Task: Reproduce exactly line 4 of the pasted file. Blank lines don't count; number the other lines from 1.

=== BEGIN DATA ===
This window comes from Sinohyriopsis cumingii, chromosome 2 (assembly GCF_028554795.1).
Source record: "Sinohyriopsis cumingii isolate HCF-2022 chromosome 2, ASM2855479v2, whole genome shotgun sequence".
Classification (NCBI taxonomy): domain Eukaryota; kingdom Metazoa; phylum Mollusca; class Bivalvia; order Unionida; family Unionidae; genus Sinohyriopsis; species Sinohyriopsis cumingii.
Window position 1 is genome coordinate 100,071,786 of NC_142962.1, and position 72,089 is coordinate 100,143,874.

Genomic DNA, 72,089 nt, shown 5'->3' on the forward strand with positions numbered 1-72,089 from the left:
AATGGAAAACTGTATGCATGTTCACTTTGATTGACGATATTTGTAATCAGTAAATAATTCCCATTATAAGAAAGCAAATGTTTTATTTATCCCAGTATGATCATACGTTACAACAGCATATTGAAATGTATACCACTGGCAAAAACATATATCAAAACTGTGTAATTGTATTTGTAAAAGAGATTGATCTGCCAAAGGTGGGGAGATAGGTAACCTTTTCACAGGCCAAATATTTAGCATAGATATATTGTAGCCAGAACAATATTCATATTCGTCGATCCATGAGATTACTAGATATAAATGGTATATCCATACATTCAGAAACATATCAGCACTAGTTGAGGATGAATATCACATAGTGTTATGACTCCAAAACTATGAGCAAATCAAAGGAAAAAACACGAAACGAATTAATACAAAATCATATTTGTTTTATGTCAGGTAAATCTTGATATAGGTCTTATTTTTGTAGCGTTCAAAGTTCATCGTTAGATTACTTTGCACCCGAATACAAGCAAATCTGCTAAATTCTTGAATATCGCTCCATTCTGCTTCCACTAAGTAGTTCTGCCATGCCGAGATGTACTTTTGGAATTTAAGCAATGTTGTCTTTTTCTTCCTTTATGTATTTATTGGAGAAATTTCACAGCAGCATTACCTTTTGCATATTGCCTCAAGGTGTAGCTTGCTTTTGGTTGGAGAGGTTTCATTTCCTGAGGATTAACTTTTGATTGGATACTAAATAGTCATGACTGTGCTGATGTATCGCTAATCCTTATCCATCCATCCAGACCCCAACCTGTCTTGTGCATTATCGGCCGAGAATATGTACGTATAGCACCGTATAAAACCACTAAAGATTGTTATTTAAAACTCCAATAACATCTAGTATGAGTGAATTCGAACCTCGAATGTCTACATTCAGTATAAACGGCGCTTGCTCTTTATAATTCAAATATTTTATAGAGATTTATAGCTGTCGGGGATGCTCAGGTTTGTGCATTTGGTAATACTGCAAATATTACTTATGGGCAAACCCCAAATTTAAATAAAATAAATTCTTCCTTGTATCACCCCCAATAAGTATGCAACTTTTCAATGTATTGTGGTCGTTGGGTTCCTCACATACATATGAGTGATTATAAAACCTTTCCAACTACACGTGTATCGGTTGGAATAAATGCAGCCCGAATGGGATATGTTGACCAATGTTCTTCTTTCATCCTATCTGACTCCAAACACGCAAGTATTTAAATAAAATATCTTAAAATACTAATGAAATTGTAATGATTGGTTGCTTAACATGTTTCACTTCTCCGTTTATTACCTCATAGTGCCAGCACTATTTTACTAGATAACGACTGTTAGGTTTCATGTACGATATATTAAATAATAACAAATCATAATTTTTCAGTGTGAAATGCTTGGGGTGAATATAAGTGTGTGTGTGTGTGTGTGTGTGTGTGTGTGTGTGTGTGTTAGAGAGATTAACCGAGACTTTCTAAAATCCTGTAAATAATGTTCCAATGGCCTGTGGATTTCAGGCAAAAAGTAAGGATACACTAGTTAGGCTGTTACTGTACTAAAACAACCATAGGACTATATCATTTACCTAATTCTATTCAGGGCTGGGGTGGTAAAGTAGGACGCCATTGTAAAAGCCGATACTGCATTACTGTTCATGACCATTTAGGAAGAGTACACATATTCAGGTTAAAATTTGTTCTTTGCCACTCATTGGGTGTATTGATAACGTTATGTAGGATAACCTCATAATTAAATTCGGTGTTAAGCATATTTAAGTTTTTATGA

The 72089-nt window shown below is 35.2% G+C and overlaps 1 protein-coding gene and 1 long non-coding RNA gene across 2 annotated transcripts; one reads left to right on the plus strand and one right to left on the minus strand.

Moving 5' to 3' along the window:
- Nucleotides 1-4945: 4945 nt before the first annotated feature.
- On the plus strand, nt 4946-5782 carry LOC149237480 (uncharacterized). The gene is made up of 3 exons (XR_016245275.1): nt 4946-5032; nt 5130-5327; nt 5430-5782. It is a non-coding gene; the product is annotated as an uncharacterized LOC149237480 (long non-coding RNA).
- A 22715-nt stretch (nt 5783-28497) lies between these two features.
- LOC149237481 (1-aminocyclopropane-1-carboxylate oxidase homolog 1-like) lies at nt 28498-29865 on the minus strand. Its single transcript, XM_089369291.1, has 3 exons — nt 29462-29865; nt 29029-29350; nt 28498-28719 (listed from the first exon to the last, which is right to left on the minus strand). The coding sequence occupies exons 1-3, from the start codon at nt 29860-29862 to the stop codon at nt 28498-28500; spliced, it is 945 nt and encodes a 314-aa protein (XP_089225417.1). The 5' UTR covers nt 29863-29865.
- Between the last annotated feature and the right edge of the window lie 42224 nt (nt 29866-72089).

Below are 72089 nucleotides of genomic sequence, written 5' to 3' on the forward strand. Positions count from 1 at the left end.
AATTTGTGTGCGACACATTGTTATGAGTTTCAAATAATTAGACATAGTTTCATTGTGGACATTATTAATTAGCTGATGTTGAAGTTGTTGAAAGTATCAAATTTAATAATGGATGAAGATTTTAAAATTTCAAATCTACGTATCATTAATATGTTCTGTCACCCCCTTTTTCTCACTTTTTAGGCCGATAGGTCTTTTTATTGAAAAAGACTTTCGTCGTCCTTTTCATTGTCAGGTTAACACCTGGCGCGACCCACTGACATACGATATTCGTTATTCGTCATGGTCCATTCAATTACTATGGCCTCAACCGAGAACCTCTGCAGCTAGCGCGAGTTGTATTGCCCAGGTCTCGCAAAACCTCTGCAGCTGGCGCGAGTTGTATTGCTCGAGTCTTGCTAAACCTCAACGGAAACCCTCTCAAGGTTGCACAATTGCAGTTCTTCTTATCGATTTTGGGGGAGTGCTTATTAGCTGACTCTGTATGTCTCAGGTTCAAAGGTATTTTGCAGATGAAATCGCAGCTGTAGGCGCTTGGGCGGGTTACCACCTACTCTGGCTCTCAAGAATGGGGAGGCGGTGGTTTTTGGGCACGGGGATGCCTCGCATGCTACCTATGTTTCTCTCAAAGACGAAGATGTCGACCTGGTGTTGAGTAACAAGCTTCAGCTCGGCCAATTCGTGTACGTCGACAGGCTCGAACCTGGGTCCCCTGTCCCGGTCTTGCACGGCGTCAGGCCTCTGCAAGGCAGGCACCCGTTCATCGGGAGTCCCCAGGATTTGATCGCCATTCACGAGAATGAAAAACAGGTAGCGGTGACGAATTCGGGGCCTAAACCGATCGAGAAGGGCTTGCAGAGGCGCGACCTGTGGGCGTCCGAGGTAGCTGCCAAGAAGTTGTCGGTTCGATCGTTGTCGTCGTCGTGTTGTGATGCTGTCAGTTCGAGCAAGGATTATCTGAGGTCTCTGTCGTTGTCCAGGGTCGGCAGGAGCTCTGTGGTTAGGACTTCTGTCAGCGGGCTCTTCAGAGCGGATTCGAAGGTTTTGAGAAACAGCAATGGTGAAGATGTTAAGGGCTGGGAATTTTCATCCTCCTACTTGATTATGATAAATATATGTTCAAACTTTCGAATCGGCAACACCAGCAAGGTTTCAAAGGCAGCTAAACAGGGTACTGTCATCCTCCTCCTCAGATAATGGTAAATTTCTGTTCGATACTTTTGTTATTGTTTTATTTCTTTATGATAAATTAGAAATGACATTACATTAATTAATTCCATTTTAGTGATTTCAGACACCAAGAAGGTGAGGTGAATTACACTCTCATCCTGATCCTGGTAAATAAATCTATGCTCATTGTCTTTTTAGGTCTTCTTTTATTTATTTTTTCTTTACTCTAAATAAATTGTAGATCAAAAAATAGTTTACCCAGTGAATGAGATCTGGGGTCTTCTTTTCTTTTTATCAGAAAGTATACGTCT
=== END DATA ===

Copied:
Window position 1 is genome coordinate 100,071,786 of NC_142962.1, and position 72,089 is coordinate 100,143,874.